Before I left for the People’s Republic of China I wanted to read Red China Blues: My Long March From Mao to Now by Jan Wong. The only reason I did not read it then was that I did not think I would have enough time to finish it before I left. I enjoyed Wong’s columns in The Globe and Mail and also now in Chatelaine magazine, but I feared that with still so much pre-vacation planning I might not finish the book. I did not want to even think of putting the book aside for a month if I had to interrupt my reading. Knowing a bit about the book already, I feared that it might even be confiscated at the border by Chinese officials so I knew I should not even take it with me for in-flight reading.
After I returned from the DPRK I suddenly had lots of propaganda books and other library books to keep me busy, and unfortunately Red China Blues ended up at the bottom of the reading pile. It has now been five months since I returned from China. Red China Blues tells the story of Wong as a young Maoist who was one of the first two western students admitted to Beijing University. Wong’s newspaper and magazine columns are often hilarious reads, and Red China Blues often triggered on-the-spot laughter.
Wong, who spoke only minimal Chinese before she left for China, enrolled in language classes and was often exasperated by the teaching methods:
“Without a dictionary, I often was stymied by new words. She [Wong’s teacher] would glare and say, rather unhelpfully, ‘Ni bu dong!‘ (‘You don’t understand!’) When she felt inspired, she scribbled brief sentences on the blackboard, but “I like chairs” did little to clarify the meaning of chair. She would have been great teaching the hearing impaired: her last-ditch desperation technique was to shout the mystery word louder.”
Wong found local traditions particulary perplexing. For North Americans, the greeting “How do you do?” is often left unanswered. In Red China Blues, Wong learns that the Chinese seem to be fixated on the stomach:
“During our walks around the lake, dug by corvée, or unpaid labor, during the Great Leap Forward, my guides kept bumping into people they knew. ‘Have you eaten?’ they asked one another, in the standard rural greeting. I finally understood my own preoccupation with food. I was born with Chinese starvation genes. When I first arrived, the question always stopped me in my tracks. I had to think twice. Was I just about to eat, so the answer was no? Or had I recently finished a meal? What about snacks? Did a chocolate bar count? By the time I opened my mouth to answer, the other person was halfway down the street. Eventually I learned no one actually cared. The polite response was always to say, ‘Yes, I’ve eaten,’ to avoid the appearance of angling for a dinner invitation.”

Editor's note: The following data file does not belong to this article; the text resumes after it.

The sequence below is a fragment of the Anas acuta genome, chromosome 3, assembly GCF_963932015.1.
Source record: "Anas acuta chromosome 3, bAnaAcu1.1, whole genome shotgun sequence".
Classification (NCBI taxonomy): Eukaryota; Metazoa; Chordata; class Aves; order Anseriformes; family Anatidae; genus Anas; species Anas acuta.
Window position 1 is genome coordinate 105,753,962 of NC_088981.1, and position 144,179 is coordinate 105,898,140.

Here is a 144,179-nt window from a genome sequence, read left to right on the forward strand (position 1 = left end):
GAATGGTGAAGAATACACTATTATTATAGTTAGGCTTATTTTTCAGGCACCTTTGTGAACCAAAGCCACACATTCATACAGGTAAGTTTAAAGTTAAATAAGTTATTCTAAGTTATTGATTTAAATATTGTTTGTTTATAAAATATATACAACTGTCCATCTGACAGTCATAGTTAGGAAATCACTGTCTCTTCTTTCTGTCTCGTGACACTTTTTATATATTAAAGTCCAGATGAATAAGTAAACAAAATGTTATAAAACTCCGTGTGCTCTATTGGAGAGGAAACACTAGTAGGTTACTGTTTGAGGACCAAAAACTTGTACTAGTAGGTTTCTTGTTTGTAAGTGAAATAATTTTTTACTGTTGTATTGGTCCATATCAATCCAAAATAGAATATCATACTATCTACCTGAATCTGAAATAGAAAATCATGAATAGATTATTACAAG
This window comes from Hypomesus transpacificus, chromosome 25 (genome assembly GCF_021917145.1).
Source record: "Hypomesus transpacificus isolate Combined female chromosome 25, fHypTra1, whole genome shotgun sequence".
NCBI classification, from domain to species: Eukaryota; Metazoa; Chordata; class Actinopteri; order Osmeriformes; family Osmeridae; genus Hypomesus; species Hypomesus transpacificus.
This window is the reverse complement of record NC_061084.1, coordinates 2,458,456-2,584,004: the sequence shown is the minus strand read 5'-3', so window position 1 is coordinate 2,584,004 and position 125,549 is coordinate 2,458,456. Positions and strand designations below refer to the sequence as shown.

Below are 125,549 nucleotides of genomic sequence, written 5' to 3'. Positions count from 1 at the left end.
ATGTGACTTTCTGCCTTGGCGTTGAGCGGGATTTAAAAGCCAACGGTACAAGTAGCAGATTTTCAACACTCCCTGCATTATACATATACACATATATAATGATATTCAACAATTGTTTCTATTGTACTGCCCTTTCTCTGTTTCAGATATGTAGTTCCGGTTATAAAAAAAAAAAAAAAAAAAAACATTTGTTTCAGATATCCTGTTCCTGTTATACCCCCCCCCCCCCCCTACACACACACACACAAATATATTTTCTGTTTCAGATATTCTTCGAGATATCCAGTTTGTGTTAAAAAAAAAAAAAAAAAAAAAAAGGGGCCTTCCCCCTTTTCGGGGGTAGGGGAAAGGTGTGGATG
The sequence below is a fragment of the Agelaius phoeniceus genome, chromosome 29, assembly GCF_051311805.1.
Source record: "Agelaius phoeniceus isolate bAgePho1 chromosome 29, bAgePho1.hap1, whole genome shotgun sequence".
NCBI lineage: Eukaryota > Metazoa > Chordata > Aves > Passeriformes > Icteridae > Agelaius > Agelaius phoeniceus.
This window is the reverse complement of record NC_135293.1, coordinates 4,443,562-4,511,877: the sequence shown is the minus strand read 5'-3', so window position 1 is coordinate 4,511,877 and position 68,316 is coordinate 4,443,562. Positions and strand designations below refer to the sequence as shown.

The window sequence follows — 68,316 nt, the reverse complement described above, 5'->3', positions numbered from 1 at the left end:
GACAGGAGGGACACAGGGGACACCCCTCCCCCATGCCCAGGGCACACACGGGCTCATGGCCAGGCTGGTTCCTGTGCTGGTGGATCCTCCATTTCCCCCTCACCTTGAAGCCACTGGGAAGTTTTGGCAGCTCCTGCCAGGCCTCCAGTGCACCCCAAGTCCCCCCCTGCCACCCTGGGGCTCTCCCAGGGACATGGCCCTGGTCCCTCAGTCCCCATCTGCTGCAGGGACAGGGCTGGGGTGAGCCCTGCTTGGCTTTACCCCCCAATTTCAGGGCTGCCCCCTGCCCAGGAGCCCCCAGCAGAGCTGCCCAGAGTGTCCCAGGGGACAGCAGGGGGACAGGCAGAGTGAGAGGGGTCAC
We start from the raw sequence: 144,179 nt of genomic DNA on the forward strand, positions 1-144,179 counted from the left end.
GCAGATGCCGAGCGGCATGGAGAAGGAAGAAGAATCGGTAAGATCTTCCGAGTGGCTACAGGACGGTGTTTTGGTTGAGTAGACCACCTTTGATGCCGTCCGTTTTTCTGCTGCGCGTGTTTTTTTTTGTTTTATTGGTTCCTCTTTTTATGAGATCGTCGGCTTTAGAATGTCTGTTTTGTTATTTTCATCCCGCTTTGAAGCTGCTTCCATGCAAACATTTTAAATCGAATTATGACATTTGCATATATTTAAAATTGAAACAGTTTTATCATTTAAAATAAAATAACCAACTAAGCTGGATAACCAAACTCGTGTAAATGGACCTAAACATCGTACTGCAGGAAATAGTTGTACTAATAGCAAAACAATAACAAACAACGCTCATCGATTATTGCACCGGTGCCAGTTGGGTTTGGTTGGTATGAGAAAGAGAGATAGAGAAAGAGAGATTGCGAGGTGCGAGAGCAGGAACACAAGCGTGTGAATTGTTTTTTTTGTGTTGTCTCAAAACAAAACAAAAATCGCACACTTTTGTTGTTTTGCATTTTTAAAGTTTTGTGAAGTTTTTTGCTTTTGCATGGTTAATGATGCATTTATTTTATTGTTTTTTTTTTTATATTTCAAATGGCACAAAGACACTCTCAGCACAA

Other examples left her frustrated and often as the unfortunate centre of attention:
“I myself tried so hard to fit in, even learning Chinese body language. To indicate ‘me,’ I learned not to crudely thump my chest the way Westerners did but to delicately point my index finger an inch away from my nose. I adopted the slack-armed shuffle of the local populace. I stopped gesticulating. And I learned never, ever to eat with my fingers. But China was so relentlessly conformist that all lefties were forced from childhood to eat and write with their right hands. My left-handedness attracted instant crowds. ‘Look, she’s writing with her left hand! Maybe she’s retarded?’ or ‘Look, she’s eating with her left hand! How weird!'”
In spite of these cultural hiccups, Wong fervently believed in Mao Zedong Thought and was enthusiastic to participate in manual labour projects, as she believed this labour was essential to the central tenets of Maoism. It also was the path towards cleansing her soul of its capitalist demons and putting her on an even keel with her fellow Chinese students. She had to persuade her teachers and the administration constantly to let her accompany the students on projects such as rice planting.
Immediately after Mao’s death in 1976, China rid itself of Mao and the Cultural Revolution became a historical nonevent. Wong suddenly realized that her education was now regarded as useless in post-Mao China. Even her own university graduation was a hurried and unceremonious affair. People who were staunch defenders of Mao Zedong Thought now had to have a sudden change of opinion and pretend that all they had studied and promoted had never existed. It was a nationwide purge of the highest order.